The IT services industry is rapidly staring at commoditisation and scalability in business, according to Mr Shibulal. While the global economy was chugging along, this was not an issue and IT companies during the peak would even pick and choose the kind of outsourcing projects they wanted. “In the post Lehman era, there is increasing stress on value provided by business, on top of cutting costs and shorter project timecycle,” said Mr Sanjoy Sen, senior director at Deloitte. In the fourth quarter results of Infosys, Mr Ashok Vemuri, Head of Americas and Global Head of Manufacturing and Engineering Services said that clients are reviewing their outsourcing strategy every quarter and deal cycles are getting shorter. Also, mid-sized Indian companies upped their ante and started providing services at costs that were cheaper than the biggies. “Add to specialisation in manufacturing, retail and distribution, healthcare, logistics, manufacturing and other verticals, mid-sized companies are seeing growth,” said Dr Ganesh Natarajan, Vice Chairman and CEO, Zensar Technologies. Similarly, other mid-sized companies like MindTree, iGate, KPIT Cummins, NIIT and Tech Mahindra have bagged 50+ clients in the $10 -100 million range. When it comes to revenues per employee, HCL topped with revenues of about $12,444 per employee for the September quarter in 2011 followed by Cognizant and Infosys with $12,315 and $12,311 respectively. TCS had $11,734 and Wipro’s revenue per employee was $11,174 per employee. This has gone up by 30-50 per cent over the last five years, according to analysts. However, in comparison, as on March, Accenture's revenue per employee was $110,000.

To counter slowed decision making and lack of increase in IT budgets, Infosys has zeroed in on sub verticals within the main verticals and is in the process of strengthening its product business. For example, according to Chandrasekar Kakal, Senior Vice-President and Global Head of Business IT Services, Infosys has started integrated services like Infrastructure Management, testing, BPO and applications development. “All this used to be purchased and sold individually, but vendors are now beginning to offer their clients a simpler soups to nuts proposition in which these complementary services are bundled and offered as an integrated package of managed services," says Peter Schumacher, CEO of Value Leadership Group.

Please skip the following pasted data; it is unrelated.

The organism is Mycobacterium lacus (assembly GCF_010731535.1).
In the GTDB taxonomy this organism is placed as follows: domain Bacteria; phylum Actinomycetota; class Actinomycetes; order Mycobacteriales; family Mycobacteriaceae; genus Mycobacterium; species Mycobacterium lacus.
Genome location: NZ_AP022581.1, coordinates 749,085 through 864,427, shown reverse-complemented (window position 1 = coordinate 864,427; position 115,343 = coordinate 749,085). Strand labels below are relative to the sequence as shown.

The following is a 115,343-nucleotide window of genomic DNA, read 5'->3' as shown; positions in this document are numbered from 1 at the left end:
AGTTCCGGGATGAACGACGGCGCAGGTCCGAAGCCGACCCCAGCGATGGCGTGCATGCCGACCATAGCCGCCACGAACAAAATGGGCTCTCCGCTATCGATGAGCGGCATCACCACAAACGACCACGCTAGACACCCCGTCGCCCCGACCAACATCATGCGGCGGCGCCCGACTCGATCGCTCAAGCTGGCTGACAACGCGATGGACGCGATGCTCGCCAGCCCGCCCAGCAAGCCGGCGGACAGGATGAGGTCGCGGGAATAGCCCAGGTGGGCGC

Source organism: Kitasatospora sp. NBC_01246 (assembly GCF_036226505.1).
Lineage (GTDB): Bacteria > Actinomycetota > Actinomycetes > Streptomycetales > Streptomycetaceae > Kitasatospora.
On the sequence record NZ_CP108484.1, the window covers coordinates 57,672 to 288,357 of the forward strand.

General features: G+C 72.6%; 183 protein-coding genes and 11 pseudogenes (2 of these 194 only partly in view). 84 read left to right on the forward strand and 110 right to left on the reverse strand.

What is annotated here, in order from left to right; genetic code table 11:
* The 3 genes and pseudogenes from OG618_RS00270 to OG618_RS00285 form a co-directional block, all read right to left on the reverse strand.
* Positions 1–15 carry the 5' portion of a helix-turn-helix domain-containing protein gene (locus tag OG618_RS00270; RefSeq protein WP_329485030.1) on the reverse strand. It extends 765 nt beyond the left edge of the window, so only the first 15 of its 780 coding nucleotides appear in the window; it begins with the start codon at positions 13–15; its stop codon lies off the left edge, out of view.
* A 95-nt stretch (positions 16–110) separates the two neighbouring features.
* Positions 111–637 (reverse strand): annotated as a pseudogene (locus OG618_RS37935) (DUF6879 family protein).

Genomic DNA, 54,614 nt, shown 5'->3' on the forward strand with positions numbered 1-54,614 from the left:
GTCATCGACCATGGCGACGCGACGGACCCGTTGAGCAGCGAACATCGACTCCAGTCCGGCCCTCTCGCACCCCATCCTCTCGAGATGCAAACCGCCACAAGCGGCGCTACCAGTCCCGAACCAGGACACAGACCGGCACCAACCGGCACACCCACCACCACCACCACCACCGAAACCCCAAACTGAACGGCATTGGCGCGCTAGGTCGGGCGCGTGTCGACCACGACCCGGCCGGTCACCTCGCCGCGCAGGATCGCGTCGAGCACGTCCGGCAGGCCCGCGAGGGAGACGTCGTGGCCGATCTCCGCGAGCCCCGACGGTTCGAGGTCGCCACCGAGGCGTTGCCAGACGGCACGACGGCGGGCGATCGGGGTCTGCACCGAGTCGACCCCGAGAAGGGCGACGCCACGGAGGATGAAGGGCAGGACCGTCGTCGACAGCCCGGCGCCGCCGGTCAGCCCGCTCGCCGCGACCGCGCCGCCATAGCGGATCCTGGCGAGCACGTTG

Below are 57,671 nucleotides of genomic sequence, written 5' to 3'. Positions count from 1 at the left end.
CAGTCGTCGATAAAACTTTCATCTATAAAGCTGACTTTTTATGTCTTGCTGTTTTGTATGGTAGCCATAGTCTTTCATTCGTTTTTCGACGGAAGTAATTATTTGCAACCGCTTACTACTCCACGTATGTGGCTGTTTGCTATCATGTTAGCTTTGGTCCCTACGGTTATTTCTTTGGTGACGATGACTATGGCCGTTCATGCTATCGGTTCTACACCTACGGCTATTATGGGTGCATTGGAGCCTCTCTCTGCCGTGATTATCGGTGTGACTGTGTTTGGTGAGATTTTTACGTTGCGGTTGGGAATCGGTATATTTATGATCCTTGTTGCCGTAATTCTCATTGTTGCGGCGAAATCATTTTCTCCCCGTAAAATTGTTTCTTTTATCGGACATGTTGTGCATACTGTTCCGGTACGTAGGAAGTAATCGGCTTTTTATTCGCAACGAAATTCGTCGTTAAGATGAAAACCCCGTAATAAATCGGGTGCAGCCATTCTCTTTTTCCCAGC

Similarly, Wipro is betting on analytics, social media (for enterprises), cloud and mobility as its growth pillars going forward. The company has taken baby steps and acquired Promax, an Australian company for strengthening its analytics practice. “This acquisition gives us a headstart over competitors in a segment where the surface has just been scratched,” says Wipro's K.R Sanjiv. For TCS, it is non-linear growth that would drive it forward. “TCS is pursuing three strategic initiatives to drive non-linear growth - software products (TCS Financial Solutions), platform-based BPO, and iON,” says Ashish Chopra, analyst, Motilal Oswal. As a case in point, TCS Financial Solutions increased its client base by adding 39 new clients in FY12. iON is being marketed through a channel partner network of 109 cloud service providers and has 256 mid-market customers. Cognizant, with its focus on healthcare, acquisitions in financial services verticals and a strong onsite presence has managed to post strong growth. Meanwhile In the last two quarters, HCL Tech has won contracts of $2.5 billion and ramp-ups that would drive higher-than-industry growth in the coming quarters, according to analysts. Also, according to HSBC analysts, HCL Tech is benefiting from its strategy of targeting the restructured deal business, which according to TPI will increase by 20 per cent in 2012.

With regard to geographies, apart from the US, Indian IT companies have been seeing a gradual pick up in business in Europe, which contributes about 30 per cent at present. While investments have been made, still there is a lack of sufficient knowledge of local industries, says Schumacher. Also, Indian companies need to have a stronger case for global delivery as the US goes into election mode this year and a wave of anti-outsourcing sentiment is set to rear its head again.

While macroeconomic challenges hover around companies, will these strategies pay off? Time will tell.

(This article was published on June 24, 2012)